Sarah Jane Weaver: I was so touched in October general conference of last year when President Nelson actually showed us the temple foundation.

President Russell M. Nelson of The Church of Jesus Christ of Latter-day Saints tours the Salt Lake Utah Temple in Salt Lake City on Saturday, May 22, 2021.

President Russell M. Nelson of The Church of Jesus Christ of Latter-day Saints tours the Salt Lake Utah Temple in Salt Lake City on Saturday, May 22, 2021.

Credit: Jeffrey D. Allred, Deseret News

Matt Grow: Yeah.

Sarah Jane Weaver: He actually said, “Look, this is what the pioneers laid. This is the foundation upon which this structure is built.” Certainly we’ve learned a lot about the temple as we’ve taken it apart in recent years.

Matt Grow: Indeed.

Sarah Jane Weaver: But it actually does give all of us a glimpse of the great sacrifice. You know, you can’t look at that building without just being so grateful for people who built it without the help of modern construction, tools and machinery.

Matt Grow: And that was recognized so early on as other people came through Salt Lake City. They consistently commented on, “This is a beautiful city. There’s order and cleanliness and great achievement here in terms of the buildings and in terms of the streets.” Our people, the Latter-day Saints, always had this great sense of how to build a community.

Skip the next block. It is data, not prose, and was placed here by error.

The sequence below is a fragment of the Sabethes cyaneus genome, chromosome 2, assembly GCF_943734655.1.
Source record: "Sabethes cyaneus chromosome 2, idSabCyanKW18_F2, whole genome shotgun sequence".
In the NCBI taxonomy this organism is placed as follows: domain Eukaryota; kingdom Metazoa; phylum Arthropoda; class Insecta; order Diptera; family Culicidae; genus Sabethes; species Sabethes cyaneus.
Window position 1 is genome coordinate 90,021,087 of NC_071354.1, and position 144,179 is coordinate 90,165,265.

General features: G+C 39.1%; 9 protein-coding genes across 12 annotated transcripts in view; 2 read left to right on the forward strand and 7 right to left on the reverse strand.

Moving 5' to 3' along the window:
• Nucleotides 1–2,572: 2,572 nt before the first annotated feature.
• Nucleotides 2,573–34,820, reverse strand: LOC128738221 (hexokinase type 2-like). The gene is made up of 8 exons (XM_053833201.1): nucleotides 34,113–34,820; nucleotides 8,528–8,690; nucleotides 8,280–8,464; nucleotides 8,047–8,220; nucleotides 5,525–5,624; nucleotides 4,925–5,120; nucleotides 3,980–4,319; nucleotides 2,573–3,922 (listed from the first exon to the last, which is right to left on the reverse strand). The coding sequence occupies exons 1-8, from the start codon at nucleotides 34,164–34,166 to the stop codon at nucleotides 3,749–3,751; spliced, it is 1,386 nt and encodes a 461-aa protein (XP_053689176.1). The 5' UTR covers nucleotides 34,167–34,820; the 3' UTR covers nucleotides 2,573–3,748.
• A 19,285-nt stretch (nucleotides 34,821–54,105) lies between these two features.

Sarah Jane Weaver: And one of the things that stands out to me about the pioneers, as I read about them, are the strength of pioneer women. Can you speak to that?

Matt Grow: Oh, certainly. One of the things that set the Latter-day Saint migration apart was the participation of women, was the participation of families, old and young. They came together. And some of my favorite stories are really about the pioneer women and their strength. I was reviewing a story last night that my mom has written on one of our ancestors. Her name was Anna Rosina Stookey and she was baptized in a little town in Switzerland and married a widower there and brought him into the Church and they had three children. And after he died in 1882, she comes to the United States with an 8-year-old who is suffering from epilepsy and if you can imagine the sort of faith, and vision and fortitude that that would take. And then she comes and settles in Providence and remarries and has another child who’s going to be our ancestor. And oftentimes, we don’t hear the women pioneer voices as much as we do the voice of the men and part of that’s a matter of record keeping.